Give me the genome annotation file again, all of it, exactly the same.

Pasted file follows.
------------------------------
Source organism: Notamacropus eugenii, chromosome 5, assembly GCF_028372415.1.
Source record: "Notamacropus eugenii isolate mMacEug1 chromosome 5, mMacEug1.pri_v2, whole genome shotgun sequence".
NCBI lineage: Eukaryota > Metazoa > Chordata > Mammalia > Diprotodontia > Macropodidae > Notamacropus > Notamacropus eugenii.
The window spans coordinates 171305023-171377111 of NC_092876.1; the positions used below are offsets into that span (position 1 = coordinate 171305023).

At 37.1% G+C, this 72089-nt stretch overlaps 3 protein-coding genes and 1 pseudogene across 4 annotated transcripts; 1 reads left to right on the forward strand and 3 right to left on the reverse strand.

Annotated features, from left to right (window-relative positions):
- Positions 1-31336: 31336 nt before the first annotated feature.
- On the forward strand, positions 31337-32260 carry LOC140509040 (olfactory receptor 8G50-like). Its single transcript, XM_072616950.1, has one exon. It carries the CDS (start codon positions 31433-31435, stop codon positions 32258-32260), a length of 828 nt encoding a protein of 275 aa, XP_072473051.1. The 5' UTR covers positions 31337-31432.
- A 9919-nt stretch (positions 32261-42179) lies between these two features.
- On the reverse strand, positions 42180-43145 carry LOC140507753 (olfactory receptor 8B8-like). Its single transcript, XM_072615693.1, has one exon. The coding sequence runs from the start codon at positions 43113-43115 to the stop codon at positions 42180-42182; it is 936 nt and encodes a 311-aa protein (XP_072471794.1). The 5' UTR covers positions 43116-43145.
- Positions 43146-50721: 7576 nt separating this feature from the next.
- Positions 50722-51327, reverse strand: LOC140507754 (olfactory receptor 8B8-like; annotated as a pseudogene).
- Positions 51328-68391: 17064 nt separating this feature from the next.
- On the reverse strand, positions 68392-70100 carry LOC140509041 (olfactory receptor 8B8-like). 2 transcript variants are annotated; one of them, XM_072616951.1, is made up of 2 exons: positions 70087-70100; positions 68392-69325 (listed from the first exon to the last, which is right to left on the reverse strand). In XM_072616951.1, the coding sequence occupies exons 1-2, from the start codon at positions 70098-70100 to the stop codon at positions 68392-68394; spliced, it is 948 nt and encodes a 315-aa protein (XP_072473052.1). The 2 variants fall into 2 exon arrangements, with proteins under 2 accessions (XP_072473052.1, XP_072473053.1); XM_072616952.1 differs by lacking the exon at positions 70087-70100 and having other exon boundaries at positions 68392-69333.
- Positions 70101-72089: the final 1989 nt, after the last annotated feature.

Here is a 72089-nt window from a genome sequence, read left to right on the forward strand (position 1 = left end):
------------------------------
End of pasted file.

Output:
Source organism: Notamacropus eugenii, chromosome 5, assembly GCF_028372415.1.
Source record: "Notamacropus eugenii isolate mMacEug1 chromosome 5, mMacEug1.pri_v2, whole genome shotgun sequence".
NCBI lineage: Eukaryota > Metazoa > Chordata > Mammalia > Diprotodontia > Macropodidae > Notamacropus > Notamacropus eugenii.
The window spans coordinates 171305023-171377111 of NC_092876.1; the positions used below are offsets into that span (position 1 = coordinate 171305023).

At 37.1% G+C, this 72089-nt stretch overlaps 3 protein-coding genes and 1 pseudogene across 4 annotated transcripts; 1 reads left to right on the forward strand and 3 right to left on the reverse strand.

Annotated features, from left to right (window-relative positions):
- Positions 1-31336: 31336 nt before the first annotated feature.
- On the forward strand, positions 31337-32260 carry LOC140509040 (olfactory receptor 8G50-like). Its single transcript, XM_072616950.1, has one exon. It carries the CDS (start codon positions 31433-31435, stop codon positions 32258-32260), a length of 828 nt encoding a protein of 275 aa, XP_072473051.1. The 5' UTR covers positions 31337-31432.
- A 9919-nt stretch (positions 32261-42179) lies between these two features.
- On the reverse strand, positions 42180-43145 carry LOC140507753 (olfactory receptor 8B8-like). Its single transcript, XM_072615693.1, has one exon. The coding sequence runs from the start codon at positions 43113-43115 to the stop codon at positions 42180-42182; it is 936 nt and encodes a 311-aa protein (XP_072471794.1). The 5' UTR covers positions 43116-43145.
- Positions 43146-50721: 7576 nt separating this feature from the next.
- Positions 50722-51327, reverse strand: LOC140507754 (olfactory receptor 8B8-like; annotated as a pseudogene).
- Positions 51328-68391: 17064 nt separating this feature from the next.
- On the reverse strand, positions 68392-70100 carry LOC140509041 (olfactory receptor 8B8-like). 2 transcript variants are annotated; one of them, XM_072616951.1, is made up of 2 exons: positions 70087-70100; positions 68392-69325 (listed from the first exon to the last, which is right to left on the reverse strand). In XM_072616951.1, the coding sequence occupies exons 1-2, from the start codon at positions 70098-70100 to the stop codon at positions 68392-68394; spliced, it is 948 nt and encodes a 315-aa protein (XP_072473052.1). The 2 variants fall into 2 exon arrangements, with proteins under 2 accessions (XP_072473052.1, XP_072473053.1); XM_072616952.1 differs by lacking the exon at positions 70087-70100 and having other exon boundaries at positions 68392-69333.
- Positions 70101-72089: the final 1989 nt, after the last annotated feature.

Here is a 72089-nt window from a genome sequence, read left to right on the forward strand (position 1 = left end):